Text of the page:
How do primary school students begin to reason about distributions?

Dani Ben-Zvi, Yael Sharett-Amir

Research output: Chapter in Book/Report/Conference proceedingConference contributionpeer-review


This study explores the emergence of second graders’ informal reasoning about distribution in a carefully planned learning environment that includes extended encounters with open-ended Exploratory Data Analysis (EDA) activities. The current case study is offered as a contribution to understanding the process of constructing meanings, language, representations and appreciation for distributions at an early age of schooling. It concentrates on the detailed qualitative analysis of the ways by which three second grade students (age 7) started to develop views (and tools to support them) of distributions in investigating real data, inventing and using various informal data ideas and representations. In the light of the analysis, a description of what it may mean to begin reasoning about distribution by young students is proposed, and implications to teaching, curriculum and research are drawn.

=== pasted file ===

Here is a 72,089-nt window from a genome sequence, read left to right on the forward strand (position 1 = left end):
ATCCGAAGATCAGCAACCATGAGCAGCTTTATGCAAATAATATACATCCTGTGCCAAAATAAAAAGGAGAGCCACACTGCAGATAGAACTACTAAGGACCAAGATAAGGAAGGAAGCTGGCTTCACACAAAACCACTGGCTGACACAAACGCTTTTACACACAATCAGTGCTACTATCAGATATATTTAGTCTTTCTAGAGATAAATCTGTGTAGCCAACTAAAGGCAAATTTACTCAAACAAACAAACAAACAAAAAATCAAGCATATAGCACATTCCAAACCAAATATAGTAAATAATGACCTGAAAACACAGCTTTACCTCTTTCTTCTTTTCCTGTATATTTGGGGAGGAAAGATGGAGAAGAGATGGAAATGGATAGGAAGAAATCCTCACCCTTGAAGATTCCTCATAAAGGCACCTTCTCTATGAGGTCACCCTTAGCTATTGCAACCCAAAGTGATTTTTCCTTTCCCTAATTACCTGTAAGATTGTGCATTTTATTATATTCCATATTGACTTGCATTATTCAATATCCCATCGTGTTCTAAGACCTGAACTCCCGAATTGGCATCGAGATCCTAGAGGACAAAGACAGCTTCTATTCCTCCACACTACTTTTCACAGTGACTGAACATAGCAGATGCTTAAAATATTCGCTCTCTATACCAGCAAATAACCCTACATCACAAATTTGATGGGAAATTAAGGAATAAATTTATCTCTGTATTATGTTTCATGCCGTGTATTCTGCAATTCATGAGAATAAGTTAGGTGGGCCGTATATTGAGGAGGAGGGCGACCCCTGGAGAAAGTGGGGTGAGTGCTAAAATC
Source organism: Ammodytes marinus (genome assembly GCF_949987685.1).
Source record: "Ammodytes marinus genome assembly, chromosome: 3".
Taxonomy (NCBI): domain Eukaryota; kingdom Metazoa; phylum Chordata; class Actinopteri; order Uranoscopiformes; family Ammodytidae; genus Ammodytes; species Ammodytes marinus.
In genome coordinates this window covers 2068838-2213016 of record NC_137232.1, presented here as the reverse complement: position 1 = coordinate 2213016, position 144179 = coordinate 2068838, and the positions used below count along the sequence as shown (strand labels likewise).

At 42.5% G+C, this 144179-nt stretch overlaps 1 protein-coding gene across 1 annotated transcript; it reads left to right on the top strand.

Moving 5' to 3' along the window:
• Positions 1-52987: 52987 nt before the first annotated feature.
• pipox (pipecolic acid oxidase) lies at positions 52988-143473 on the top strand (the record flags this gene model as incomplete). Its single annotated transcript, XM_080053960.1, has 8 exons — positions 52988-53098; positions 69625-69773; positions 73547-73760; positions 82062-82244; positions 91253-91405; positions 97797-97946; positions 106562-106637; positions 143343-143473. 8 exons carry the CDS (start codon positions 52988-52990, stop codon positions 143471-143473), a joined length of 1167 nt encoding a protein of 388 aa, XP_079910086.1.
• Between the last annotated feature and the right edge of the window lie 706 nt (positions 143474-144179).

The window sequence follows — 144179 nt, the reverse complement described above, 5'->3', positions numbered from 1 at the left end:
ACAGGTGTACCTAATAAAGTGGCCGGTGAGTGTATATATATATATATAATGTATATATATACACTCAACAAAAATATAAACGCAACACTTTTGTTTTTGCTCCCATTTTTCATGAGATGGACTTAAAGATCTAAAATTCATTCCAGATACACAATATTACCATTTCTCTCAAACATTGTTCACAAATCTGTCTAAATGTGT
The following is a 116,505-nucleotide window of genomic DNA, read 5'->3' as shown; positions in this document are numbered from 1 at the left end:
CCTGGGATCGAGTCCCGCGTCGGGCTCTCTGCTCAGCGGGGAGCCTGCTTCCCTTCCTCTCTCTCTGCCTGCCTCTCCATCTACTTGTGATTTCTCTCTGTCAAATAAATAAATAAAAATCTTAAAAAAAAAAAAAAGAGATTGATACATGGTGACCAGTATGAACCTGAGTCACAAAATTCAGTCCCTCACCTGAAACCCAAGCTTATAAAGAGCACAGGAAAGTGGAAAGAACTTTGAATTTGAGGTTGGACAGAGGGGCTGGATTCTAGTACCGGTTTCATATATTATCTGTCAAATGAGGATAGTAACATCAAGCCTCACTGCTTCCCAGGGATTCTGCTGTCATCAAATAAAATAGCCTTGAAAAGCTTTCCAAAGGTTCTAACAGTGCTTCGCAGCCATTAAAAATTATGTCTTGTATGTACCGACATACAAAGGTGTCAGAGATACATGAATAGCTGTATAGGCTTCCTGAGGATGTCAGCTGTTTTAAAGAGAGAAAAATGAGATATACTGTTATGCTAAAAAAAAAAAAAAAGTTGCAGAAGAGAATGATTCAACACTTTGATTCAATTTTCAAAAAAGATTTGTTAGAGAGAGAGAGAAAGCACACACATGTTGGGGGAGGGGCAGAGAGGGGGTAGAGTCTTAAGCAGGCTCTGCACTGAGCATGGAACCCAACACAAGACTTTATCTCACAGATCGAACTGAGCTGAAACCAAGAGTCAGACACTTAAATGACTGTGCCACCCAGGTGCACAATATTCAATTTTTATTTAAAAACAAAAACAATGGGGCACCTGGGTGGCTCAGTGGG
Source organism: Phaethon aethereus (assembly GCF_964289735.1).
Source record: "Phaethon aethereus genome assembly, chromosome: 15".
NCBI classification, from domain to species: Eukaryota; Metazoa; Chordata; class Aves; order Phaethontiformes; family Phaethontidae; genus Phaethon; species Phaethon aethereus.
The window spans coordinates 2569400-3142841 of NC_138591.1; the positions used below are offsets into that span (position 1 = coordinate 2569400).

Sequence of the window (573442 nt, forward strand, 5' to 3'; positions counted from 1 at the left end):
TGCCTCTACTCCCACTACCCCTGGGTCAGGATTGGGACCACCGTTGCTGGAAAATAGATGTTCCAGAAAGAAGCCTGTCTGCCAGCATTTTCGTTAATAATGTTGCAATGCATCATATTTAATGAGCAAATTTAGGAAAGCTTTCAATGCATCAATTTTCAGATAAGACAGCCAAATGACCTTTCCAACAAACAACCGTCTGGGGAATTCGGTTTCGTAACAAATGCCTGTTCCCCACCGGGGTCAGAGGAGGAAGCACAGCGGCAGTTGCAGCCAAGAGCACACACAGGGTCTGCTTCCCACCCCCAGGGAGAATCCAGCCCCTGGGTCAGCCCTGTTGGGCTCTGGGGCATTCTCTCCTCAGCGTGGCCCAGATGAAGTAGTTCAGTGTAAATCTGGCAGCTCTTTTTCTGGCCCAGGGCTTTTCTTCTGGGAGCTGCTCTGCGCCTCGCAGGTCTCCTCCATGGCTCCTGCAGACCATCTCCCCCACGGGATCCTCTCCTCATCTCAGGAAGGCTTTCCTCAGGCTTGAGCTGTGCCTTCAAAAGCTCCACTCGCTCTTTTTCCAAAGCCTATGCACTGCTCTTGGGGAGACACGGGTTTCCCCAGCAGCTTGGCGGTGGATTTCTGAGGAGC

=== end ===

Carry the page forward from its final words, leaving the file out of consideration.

Original languageEnglish
Title of host publicationReasoning about distribution: A collection of current research studies. Proceedings of the Fourth International Research Forum on Statistical Reasoning, Thinking, and Literacy (SRTL-4)
PublisherUniversity of Queensland Press
Number of pages22
StatePublished - 2005


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